Be careful with 3D printing at home
Saturday 30 November 2013

Be careful with 3D printing at home

A 3D printer at home is always useful, whether it is for making a model of something you have designed on your PC or recreating something lying around in your house – but according to a new study, 3D printing could create health problems if done in areas without proper ventilation due to emissions

A team from Illinois Institute of technology, led by assistant professor Brent Stephens, conducted a study on this. They did their tests using five popular models of 3D printers at 3D Printer Experience.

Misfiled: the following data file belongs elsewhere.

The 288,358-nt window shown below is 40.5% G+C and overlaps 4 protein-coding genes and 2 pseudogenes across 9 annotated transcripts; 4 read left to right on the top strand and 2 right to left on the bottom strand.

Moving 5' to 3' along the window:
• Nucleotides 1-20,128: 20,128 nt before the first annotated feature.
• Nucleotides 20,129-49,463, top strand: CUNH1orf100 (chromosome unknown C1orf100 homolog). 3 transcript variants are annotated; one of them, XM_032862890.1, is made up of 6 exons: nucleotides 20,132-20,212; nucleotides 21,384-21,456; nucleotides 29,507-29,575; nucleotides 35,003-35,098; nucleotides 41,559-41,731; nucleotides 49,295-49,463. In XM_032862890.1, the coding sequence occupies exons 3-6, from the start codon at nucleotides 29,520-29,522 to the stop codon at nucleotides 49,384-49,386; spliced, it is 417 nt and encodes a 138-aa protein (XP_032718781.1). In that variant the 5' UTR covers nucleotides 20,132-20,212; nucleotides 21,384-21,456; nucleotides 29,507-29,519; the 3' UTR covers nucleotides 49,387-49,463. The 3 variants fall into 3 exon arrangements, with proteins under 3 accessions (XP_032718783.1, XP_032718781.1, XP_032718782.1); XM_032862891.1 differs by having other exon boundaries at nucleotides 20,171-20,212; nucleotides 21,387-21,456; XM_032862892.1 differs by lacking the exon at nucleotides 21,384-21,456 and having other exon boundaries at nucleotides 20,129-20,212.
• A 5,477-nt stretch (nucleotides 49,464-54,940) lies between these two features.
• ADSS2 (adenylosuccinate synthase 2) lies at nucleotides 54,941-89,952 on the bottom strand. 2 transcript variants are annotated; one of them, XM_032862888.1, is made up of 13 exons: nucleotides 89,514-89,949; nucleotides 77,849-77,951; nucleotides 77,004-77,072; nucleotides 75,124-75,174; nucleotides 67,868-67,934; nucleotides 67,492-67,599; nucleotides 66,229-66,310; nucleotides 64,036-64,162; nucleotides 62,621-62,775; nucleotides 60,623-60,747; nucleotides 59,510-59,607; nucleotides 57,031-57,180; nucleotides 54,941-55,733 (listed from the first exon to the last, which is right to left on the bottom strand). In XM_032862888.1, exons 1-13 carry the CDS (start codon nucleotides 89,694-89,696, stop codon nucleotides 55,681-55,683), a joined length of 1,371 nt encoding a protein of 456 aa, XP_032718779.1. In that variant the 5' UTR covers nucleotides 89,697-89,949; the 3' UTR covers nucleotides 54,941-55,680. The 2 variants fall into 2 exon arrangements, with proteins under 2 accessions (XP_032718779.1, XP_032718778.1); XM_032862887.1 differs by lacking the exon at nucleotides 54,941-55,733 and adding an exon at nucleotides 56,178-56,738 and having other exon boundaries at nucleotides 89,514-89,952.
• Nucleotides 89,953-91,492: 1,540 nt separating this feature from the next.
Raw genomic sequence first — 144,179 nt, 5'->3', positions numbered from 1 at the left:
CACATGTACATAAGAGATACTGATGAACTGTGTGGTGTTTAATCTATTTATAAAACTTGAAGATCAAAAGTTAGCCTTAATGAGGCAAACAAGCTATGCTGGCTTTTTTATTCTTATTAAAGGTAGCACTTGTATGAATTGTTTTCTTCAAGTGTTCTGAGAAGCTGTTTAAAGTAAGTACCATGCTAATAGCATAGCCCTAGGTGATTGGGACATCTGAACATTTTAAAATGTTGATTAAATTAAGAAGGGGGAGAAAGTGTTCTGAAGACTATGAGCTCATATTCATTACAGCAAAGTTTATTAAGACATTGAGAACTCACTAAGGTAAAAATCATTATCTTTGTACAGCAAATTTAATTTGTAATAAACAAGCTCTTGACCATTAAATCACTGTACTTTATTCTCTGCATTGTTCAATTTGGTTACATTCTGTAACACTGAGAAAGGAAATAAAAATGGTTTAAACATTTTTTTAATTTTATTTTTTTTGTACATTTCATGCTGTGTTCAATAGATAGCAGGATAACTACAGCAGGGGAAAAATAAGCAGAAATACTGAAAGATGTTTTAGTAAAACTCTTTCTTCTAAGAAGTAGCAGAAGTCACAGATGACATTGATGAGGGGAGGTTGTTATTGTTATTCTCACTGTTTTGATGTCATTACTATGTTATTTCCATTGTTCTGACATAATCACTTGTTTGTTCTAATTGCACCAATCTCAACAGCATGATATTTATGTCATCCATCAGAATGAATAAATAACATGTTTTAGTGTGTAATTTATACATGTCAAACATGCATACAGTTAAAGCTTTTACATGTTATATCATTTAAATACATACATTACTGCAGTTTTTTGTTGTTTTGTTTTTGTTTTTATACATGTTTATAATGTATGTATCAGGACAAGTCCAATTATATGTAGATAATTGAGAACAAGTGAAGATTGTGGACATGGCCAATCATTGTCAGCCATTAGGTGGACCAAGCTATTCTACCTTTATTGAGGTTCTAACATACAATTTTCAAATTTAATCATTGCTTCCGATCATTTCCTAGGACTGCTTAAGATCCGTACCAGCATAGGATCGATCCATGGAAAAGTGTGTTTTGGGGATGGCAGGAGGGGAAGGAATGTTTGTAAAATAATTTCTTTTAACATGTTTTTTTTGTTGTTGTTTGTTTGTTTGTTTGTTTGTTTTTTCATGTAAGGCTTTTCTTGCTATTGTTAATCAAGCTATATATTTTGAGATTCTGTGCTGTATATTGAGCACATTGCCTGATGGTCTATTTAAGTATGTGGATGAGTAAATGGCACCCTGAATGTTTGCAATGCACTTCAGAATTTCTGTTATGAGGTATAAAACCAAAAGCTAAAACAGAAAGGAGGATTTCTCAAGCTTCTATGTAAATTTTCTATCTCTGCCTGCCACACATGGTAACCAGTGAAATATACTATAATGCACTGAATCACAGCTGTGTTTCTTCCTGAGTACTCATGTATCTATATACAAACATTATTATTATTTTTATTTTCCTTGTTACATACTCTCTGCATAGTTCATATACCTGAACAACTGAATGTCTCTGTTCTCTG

The study results suggest that the printers which are using ABS and PLA polymers as plastic feedstock were “high emitters” of ultrafine particles or UFPs, which can be deposited in the lungs and absorbed into the bloodstream. Studies have shown that these particles can lead to lung cancer, strokes and respiratory issues. The emission rates were reportedly similar to that of a laser printer or a burning cigarette.

So in total, people using 3D printers at home must be careful when doing printing work in rooms without proper ventilation.

3D printing at home is not hazardous, just that proper ventilation would be perfect.